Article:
This year our Valentine’s Day weekend took us to Connecticut where we spent a few days enjoying surprisingly warm February weather while exploring Yale University and its surroundings.
A lot of people knock Valentine’s Day, and for good reason. It, and most of our major holidays, have become what Lucy van Pelt so expressly dubbed Christmas: a ‘big commercial racket’. Yet, while the merchandise push has certainly gotten out of hand, the holidays themselves should not be so harshly judged.
I often think of Dickens’ A Christmas Carol when trying to formulate how I feel about days like Valentine’s Day. Many of us, myself included, subscribe to the, ‘I show my spouse, children, family, friends, etc. love everyday of the year’ philosophy. Yet, I think of Tiny Tim telling his father, “…that he hoped the people saw him in the church, because he was a cripple, and it might be pleasant to them to remember upon Christmas Day, who made lame beggars walk, and blind men see” and of Bob Cratchit himself insisting on toasting Scrooge, a man who has made his life miserable, merely because of ‘the day’, leading his wife to relent: `I’ll drink his health for your sake and the Day’s,’ said Mrs. Cratchit, `not for his. Long life to him. A merry Christmas and a happy new year. He’ll be very merry and very happy, I have no doubt.’
Days as these are remembrances for those who will embrace them. With the day on your mind you might give a little freer, love a little deeper, and acknowledge those around you with greater consciousness than on any ordinary day.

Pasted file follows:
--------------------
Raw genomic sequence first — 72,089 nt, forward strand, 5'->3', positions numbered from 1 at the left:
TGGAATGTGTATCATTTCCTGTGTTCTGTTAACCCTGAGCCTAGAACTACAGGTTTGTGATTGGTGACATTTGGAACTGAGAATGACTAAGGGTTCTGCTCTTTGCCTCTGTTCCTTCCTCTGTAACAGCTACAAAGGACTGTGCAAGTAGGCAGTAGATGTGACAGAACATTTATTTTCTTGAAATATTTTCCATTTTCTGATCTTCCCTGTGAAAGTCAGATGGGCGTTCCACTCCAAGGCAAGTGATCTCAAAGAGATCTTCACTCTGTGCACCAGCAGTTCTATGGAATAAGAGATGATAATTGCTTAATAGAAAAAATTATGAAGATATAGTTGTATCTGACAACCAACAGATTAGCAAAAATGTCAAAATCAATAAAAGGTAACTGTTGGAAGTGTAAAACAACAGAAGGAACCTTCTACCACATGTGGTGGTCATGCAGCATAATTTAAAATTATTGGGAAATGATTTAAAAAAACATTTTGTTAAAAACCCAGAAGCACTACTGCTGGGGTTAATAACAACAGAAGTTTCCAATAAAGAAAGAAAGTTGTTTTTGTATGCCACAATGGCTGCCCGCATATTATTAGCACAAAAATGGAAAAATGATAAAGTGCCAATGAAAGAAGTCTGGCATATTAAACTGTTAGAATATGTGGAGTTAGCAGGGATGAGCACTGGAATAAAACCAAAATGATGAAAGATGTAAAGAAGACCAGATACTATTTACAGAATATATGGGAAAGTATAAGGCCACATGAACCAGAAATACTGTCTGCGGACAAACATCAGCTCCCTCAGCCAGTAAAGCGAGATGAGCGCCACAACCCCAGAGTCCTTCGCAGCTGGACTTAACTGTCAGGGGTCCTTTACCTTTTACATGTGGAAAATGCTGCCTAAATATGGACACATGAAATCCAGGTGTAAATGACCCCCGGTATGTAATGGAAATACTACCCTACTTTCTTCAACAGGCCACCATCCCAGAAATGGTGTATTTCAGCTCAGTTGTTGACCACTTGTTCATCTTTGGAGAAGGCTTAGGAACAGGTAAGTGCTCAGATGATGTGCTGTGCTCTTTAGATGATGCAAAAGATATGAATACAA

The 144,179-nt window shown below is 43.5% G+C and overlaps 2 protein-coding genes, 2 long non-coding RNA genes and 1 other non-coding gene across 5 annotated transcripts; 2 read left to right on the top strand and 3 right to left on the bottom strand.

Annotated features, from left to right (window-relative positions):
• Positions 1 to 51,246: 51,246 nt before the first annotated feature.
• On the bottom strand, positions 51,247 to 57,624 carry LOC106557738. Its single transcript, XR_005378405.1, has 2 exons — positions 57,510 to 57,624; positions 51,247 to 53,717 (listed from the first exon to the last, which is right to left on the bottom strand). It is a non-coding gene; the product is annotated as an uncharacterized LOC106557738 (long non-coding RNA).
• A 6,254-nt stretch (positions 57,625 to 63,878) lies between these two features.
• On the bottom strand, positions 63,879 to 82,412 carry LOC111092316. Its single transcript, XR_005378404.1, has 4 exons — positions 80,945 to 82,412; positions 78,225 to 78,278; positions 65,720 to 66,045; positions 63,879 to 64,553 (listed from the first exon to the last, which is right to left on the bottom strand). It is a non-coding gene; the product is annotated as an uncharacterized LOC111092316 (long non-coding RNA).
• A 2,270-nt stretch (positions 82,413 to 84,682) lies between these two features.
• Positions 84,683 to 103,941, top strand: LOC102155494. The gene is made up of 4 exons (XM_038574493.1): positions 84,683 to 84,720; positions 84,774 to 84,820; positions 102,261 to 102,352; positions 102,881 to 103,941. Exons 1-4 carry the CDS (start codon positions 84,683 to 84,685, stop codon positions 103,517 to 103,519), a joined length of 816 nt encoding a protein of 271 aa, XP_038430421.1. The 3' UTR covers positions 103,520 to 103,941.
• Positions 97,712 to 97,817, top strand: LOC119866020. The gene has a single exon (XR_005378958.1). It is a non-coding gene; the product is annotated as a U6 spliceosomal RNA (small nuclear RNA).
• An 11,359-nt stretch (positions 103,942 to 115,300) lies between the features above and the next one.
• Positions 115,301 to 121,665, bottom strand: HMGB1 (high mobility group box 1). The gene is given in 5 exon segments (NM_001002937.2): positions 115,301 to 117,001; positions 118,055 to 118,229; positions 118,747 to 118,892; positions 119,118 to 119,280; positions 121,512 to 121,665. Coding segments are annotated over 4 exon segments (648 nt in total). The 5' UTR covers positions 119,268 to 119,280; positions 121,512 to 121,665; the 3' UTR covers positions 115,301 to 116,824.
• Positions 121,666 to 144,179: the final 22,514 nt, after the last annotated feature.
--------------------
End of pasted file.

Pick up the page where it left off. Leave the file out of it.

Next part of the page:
In my house, we have made Valentine’s Day an intimate affair, one that doesn’t include gifts, and whose only stipulation is being together. And the best part is, celebrating on the actual day isn’t necessary.
Our first six years of marriage, Valentine’s Day consisted of dinners at home. This was before the days of croissants and fine dining and made from scratch meals. More recently, we’ve taken the weekend before or after Valentine’s Day to spend a few days away, using the holiday as our marker of remembrance that concentrated time together is important.
Who among us doesn’t decide we need a doughnut when we discover it is National Doughnut Day or willingly accept the free coffee on National Coffee Day?
‘The Day’ might mean nothing in particular. It might have been forced into acceptance by some big eastern syndicate or could simply have been the memory of a Saint taken way out of proportion. Still, I think a day spent loving others* isn’t all that bad.
*Or giving to others, or eating doughnuts, or drinking coffee.